There is similarity between the evolution and propagation of individual ocean eddy and of the atmosphere hurricanes and storms, which also show weakening and strengthening along their trajectories. But the number of studies on the ocean counterpart of hurricanes and storms are much less. In this study, we show a close relationship between topography and variations of eddy intensity between the Lesser Antilles and the Yucatan Channel. However, inside the GoM and in the Tropical Atlantic Ocean, no such clear relations appear. These observations suggest that various factors and mechanisms are involved in any successful eddy connection events between the tropical Atlantic and the GoM, and more carefully designed studies are needed in the future to further explore this complex dynamical process.

Acknowledgments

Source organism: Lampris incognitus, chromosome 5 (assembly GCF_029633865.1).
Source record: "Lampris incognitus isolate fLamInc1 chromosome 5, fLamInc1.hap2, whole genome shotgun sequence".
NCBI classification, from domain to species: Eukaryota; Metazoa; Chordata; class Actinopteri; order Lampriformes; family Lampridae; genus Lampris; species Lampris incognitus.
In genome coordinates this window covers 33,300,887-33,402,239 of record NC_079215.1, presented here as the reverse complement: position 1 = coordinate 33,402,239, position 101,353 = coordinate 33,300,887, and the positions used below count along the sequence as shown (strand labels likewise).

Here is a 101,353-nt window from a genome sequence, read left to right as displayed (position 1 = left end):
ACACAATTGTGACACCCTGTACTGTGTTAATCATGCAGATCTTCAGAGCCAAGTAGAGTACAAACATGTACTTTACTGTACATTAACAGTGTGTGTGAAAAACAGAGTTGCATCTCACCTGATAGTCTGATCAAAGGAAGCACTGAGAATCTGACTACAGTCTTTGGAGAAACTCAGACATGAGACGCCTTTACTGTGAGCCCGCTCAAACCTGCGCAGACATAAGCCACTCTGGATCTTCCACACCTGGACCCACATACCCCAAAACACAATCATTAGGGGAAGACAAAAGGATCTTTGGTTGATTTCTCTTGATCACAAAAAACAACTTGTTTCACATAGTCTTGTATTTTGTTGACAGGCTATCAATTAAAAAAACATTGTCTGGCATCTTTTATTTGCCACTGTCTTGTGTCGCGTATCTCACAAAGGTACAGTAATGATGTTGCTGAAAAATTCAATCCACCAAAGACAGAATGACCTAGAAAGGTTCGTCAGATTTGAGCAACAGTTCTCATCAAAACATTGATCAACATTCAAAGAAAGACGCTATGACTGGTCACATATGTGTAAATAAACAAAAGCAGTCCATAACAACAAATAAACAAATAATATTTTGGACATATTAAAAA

We thank two anonymous reviewers whose comments and suggestions helped improve this paper. The work was supported by the Gulf of Mexico Research Initiative through Grant G-231804 and the Alfred P. Sloan Foundation through Grant FG-2019-12,536. Partial support was also provided by the Gulf Research Program of the National Academies of Sciences, Engineering, and Medicine (NASEM) UGOS-1 Grant 2000009918 and the NOAA IOOS through SECOORA Program Grant NA16NOS0120028.

    Data Availability Statement

    All the data used in this study are publicly available. The mesoscale eddy trajectory product is from the “Mesoscale Eddy Trajectory Atlas Product” distributed by AVISO+ (https://www.aviso.altimetry.fr/). The altimetry datasets can be obtained from the Copernicus Marine Environment Monitoring Service (CMEMS, https://marine.copernicus.eu/). The sea surface salinity data set is from the European Space Agency Earth Explorer mission (SMOS, https://earth.esa.int/web/guest/missions/esa-operational-eo-missions/smos). And the chlorophyll data set is available at GlobColour (https://hermes.acri.fr/). All the data are also publicly available through the Gulf of Mexico Research Initiative Information and Data Cooperative (GRIIDC; https://data.gulfresearchinitiative.org/pelagos-symfony/data/R6.x820.000:0009).